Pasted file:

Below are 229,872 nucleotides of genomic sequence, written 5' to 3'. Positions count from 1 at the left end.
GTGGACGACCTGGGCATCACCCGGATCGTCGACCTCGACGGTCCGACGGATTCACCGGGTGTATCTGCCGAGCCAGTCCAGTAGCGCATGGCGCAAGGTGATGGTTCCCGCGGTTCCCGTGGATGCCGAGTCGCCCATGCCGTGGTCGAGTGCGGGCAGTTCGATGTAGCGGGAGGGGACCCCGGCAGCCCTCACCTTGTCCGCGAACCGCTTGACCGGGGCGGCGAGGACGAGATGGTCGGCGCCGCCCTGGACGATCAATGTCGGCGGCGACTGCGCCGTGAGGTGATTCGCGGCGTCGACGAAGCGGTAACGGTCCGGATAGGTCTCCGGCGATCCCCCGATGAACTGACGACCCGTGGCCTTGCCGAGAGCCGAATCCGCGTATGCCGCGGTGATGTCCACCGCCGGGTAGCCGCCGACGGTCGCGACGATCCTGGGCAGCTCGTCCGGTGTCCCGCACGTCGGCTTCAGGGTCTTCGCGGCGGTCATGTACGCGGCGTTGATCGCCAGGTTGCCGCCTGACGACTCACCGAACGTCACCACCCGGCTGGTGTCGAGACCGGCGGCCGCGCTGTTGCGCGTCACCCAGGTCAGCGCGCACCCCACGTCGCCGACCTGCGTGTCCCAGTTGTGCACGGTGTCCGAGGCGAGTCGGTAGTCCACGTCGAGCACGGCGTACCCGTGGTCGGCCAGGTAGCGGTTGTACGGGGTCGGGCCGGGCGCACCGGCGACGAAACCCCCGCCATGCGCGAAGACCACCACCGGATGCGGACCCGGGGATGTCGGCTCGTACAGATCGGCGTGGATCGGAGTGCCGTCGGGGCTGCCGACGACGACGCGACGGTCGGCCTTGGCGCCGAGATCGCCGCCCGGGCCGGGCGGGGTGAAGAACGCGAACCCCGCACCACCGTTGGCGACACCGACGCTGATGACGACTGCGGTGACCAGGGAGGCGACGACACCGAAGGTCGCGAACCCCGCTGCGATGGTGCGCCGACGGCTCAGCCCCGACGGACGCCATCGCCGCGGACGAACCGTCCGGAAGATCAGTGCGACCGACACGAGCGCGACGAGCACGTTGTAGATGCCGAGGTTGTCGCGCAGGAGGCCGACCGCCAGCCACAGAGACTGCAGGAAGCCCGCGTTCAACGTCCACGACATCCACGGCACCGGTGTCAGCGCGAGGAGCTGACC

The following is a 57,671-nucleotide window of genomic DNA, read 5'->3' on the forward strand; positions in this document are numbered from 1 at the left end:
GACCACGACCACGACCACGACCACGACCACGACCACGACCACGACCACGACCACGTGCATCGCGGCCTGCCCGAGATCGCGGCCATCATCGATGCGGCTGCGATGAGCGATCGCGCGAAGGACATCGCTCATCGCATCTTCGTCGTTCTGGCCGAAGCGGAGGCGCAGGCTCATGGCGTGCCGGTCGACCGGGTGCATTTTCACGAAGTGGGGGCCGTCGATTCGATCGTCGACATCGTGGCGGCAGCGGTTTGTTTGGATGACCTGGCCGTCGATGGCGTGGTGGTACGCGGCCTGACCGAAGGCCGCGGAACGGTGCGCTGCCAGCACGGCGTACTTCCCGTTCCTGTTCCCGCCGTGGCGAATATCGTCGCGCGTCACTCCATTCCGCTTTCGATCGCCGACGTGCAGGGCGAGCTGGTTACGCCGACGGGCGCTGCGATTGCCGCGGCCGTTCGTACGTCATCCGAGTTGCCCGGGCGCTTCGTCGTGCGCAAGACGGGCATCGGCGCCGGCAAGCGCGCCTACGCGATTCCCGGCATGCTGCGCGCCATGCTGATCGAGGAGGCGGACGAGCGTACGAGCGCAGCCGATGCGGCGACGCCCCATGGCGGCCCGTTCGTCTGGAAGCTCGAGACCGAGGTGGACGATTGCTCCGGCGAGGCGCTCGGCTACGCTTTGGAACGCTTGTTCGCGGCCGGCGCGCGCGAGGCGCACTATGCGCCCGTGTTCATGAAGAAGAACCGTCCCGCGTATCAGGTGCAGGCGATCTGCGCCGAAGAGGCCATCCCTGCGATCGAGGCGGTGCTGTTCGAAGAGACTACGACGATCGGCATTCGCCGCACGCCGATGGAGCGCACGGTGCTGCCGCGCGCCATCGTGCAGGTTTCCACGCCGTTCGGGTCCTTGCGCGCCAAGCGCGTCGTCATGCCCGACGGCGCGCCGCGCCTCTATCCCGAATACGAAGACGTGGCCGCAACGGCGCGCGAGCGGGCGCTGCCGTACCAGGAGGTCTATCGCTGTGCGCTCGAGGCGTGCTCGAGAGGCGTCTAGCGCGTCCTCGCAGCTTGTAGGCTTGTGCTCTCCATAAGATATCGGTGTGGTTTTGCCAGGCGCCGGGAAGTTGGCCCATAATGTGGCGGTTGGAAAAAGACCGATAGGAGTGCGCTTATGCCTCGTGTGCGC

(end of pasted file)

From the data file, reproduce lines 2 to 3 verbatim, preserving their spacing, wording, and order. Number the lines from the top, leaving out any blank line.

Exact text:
GTGGACGACCTGGGCATCACCCGGATCGTCGACCTCGACGGTCCGACGGATTCACCGGGTGTATCTGCCGAGCCAGTCCAGTAGCGCATGGCGCAAGGTGATGGTTCCCGCGGTTCCCGTGGATGCCGAGTCGCCCATGCCGTGGTCGAGTGCGGGCAGTTCGATGTAGCGGGAGGGGACCCCGGCAGCCCTCACCTTGTCCGCGAACCGCTTGACCGGGGCGGCGAGGACGAGATGGTCGGCGCCGCCCTGGACGATCAATGTCGGCGGCGACTGCGCCGTGAGGTGATTCGCGGCGTCGACGAAGCGGTAACGGTCCGGATAGGTCTCCGGCGATCCCCCGATGAACTGACGACCCGTGGCCTTGCCGAGAGCCGAATCCGCGTATGCCGCGGTGATGTCCACCGCCGGGTAGCCGCCGACGGTCGCGACGATCCTGGGCAGCTCGTCCGGTGTCCCGCACGTCGGCTTCAGGGTCTTCGCGGCGGTCATGTACGCGGCGTTGATCGCCAGGTTGCCGCCTGACGACTCACCGAACGTCACCACCCGGCTGGTGTCGAGACCGGCGGCCGCGCTGTTGCGCGTCACCCAGGTCAGCGCGCACCCCACGTCGCCGACCTGCGTGTCCCAGTTGTGCACGGTGTCCGAGGCGAGTCGGTAGTCCACGTCGAGCACGGCGTACCCGTGGTCGGCCAGGTAGCGGTTGTACGGGGTCGGGCCGGGCGCACCGGCGACGAAACCCCCGCCATGCGCGAAGACCACCACCGGATGCGGACCCGGGGATGTCGGCTCGTACAGATCGGCGTGGATCGGAGTGCCGTCGGGGCTGCCGACGACGACGCGACGGTCGGCCTTGGCGCCGAGATCGCCGCCCGGGCCGGGCGGGGTGAAGAACGCGAACCCCGCACCACCGTTGGCGACACCGACGCTGATGACGACTGCGGTGACCAGGGAGGCGACGACACCGAAGGTCGCGAACCCCGCTGCGATGGTGCGCCGACGGCTCAGCCCCGACGGACGCCATCGCCGCGGACGAACCGTCCGGAAGATCAGTGCGACCGACACGAGCGCGACGAGCACGTTGTAGATGCCGAGGTTGTCGCGCAGGAGGCCGACCGCCAGCCACAGAGACTGCAGGAAGCCCGCGTTCAACGTCCACGACATCCACGGCACCGGTGTCAGCGCGAGGAGCTGACC

The following is a 57,671-nucleotide window of genomic DNA, read 5'->3' on the forward strand; positions in this document are numbered from 1 at the left end: